Taking the truck back

The decision is to turn back. I looked into Jim’s suggestion about buying a truck in South America. I had assumed it was not possible. I had looked into buying one in Ecuador or Peru, but it is not possible for a non-resident to buy and register a vehicle in those countries. Well, it turns out that’s it’s a fairly straightforward thing in Chile.

A number of things have led to this decision. First, I hardly ever use the camper. I actually have not used it at all this year except for once when Marilyn made some salsa for lunch. It is difficult to sleep in as it has no toilet and is very hot at night. There are also no campgrounds or RV parks in this part of the world, unlike North America or Europe. A camper, which works fine in Canada, the US and Europe, is just dead weight over here. And it’s a real pain to get around in, uses up a lot of gas, and is very difficult to park. I have now hit roofs three times.

I was unhappy with the camper for a while and have looked into replacing it with a canopy. However, despite an extensive search, I have been unable to find a canopy that would fit my full size pick-up anywhere in Central America. Mexico seems to be as far south as one can go for anything related to a full-size pickup. So I’ll probably ditch the camper and get a canopy in Mexico.

Another reason is the difficulty of leaving the vehicle anywhere for any length of time. Not that it’s hard to find places to leave it, it’s just the temporary importation permits are usually no longer than three months and generally not renewable. We’re talking major fines or paying the taxes and duties on the vehicle, or face its confiscation. It cost me $450.00 last time I did that in Panama. In Costa Rica, it would mean a $500 fine plus paying the import duties which I estimate at $3,000. So I had to come back to Costa Rica in late April just to deal with my vehicle although I would rather have stayed home at this time of the year.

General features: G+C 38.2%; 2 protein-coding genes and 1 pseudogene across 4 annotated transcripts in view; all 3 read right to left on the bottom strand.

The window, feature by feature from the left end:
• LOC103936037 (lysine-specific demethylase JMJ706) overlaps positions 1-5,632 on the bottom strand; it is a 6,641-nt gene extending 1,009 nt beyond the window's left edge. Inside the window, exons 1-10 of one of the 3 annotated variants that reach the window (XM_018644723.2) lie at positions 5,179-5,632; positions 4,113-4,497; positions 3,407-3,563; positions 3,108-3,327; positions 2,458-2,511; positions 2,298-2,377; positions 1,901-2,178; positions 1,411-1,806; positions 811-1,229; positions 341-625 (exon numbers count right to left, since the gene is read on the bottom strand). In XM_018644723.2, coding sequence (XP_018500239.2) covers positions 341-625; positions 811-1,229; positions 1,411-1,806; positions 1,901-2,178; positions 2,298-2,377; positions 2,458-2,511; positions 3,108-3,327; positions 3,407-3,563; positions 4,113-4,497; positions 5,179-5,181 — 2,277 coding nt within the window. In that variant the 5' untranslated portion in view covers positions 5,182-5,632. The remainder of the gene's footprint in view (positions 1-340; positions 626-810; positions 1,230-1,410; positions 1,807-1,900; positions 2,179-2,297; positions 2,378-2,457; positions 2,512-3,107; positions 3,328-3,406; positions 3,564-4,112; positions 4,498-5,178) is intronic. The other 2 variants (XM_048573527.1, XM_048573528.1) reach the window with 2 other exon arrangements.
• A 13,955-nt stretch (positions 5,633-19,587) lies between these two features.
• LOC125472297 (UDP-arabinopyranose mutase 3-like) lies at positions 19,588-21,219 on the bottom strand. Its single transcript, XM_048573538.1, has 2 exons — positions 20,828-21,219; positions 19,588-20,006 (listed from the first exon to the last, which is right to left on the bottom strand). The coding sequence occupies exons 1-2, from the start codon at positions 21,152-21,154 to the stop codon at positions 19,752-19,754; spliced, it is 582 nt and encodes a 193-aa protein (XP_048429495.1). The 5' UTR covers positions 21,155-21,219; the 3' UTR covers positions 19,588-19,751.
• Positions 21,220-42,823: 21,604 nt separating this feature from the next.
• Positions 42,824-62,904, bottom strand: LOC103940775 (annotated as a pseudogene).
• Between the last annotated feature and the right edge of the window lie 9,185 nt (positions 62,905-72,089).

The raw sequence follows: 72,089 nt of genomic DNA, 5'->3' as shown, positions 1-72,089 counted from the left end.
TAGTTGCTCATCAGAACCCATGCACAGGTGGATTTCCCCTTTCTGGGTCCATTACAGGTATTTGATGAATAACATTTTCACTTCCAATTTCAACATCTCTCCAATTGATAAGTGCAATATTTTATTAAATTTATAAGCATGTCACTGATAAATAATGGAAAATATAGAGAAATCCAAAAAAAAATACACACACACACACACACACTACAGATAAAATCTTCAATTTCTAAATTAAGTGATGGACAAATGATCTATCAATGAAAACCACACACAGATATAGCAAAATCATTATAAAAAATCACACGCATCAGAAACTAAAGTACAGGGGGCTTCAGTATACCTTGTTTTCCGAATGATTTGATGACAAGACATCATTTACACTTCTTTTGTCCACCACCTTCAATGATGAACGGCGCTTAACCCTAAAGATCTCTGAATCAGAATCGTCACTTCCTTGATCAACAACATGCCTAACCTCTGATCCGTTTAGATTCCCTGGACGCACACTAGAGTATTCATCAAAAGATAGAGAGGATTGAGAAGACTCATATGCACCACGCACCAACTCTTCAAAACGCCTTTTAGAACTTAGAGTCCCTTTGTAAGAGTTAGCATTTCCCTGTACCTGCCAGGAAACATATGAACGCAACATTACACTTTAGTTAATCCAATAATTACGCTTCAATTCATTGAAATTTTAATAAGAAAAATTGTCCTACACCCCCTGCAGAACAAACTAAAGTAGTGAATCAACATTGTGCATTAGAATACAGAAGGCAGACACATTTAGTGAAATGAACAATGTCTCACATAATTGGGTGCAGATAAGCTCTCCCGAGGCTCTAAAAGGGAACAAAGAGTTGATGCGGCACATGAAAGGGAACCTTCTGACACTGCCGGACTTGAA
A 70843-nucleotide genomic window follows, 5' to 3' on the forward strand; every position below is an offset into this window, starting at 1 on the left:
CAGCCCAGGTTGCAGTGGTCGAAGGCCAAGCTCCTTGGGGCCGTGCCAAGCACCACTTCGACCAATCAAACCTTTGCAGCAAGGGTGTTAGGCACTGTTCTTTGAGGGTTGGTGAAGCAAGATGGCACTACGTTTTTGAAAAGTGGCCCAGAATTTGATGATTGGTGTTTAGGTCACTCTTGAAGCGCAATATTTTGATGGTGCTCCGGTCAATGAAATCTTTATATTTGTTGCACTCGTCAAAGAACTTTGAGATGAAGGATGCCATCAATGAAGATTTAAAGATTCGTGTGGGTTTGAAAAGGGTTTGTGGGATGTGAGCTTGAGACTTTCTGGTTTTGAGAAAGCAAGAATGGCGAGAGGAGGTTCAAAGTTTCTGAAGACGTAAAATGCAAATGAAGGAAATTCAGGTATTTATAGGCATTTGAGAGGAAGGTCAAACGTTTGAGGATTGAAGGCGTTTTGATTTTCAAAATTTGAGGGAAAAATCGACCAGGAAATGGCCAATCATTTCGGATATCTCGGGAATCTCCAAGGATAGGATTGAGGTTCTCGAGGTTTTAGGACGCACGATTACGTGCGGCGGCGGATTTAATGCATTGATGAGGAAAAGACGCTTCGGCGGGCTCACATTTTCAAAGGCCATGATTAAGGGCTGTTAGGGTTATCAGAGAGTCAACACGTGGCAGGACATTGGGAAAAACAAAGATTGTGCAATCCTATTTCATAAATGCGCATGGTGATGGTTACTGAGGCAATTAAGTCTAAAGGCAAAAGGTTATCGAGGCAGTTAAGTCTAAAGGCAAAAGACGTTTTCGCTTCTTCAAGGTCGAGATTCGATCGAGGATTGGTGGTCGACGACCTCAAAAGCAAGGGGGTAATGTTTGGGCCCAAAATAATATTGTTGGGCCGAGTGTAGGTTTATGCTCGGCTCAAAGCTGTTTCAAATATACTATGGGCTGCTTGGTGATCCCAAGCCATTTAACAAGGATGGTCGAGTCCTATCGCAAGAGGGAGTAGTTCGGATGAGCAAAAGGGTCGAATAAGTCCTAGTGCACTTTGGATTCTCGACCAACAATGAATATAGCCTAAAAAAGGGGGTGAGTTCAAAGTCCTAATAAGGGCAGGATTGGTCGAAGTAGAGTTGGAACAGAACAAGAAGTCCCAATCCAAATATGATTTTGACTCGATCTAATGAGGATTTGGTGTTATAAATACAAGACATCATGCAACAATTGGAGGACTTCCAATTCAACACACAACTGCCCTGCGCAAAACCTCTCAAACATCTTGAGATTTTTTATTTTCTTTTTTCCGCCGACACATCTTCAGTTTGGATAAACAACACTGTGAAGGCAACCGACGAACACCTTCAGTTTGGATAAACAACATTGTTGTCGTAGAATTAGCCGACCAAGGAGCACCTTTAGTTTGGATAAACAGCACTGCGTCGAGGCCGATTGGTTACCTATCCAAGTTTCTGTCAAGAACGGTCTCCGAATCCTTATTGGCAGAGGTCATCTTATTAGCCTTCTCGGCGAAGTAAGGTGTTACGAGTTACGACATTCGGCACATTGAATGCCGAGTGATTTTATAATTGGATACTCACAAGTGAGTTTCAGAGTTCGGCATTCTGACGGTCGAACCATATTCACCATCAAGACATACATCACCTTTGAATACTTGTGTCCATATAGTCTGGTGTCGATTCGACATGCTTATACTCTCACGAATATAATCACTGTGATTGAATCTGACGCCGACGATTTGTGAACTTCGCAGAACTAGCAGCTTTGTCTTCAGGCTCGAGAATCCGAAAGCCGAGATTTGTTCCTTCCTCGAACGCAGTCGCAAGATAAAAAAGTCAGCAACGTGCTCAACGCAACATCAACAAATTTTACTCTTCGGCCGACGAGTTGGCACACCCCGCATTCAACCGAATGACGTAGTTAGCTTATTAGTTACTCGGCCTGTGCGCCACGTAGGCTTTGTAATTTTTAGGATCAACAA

So my scheme of doing a couple of months in Latin America, going back to earn some money, and then returning to continue the adventure is not working; I would much rather spend the summer months and moose hunting season in the Yukon. If I shipped my truck to South America now, it would mean ending up in Chile and Argentina during the winter.

Finally is the disposal of the truck. I would practically have to give it away as the only place it could be sold is in the Magellanes region (capital Punta Arenas) in Chile, which is a duty-free zone. From what I read, it would cost about $2,000 to “import” the vehicle in Chile so it could be sold. That’s about what a 1990 Chevy pick-up is worth.

So, it makes a lot more sense to buy a truck in Chile and tour South America from there. No problem leaving a Chilean-registered truck in Chile, so I can easily go back and forth between Canada and Chile and leave the new truck there. It’s still Patagonia or bust, but in a more comfortable way.

So I will head out to the end of the road in Yaviza, Panama, and then head back. We’ll see where I get to before the end of the month when I have to be in Montreal.

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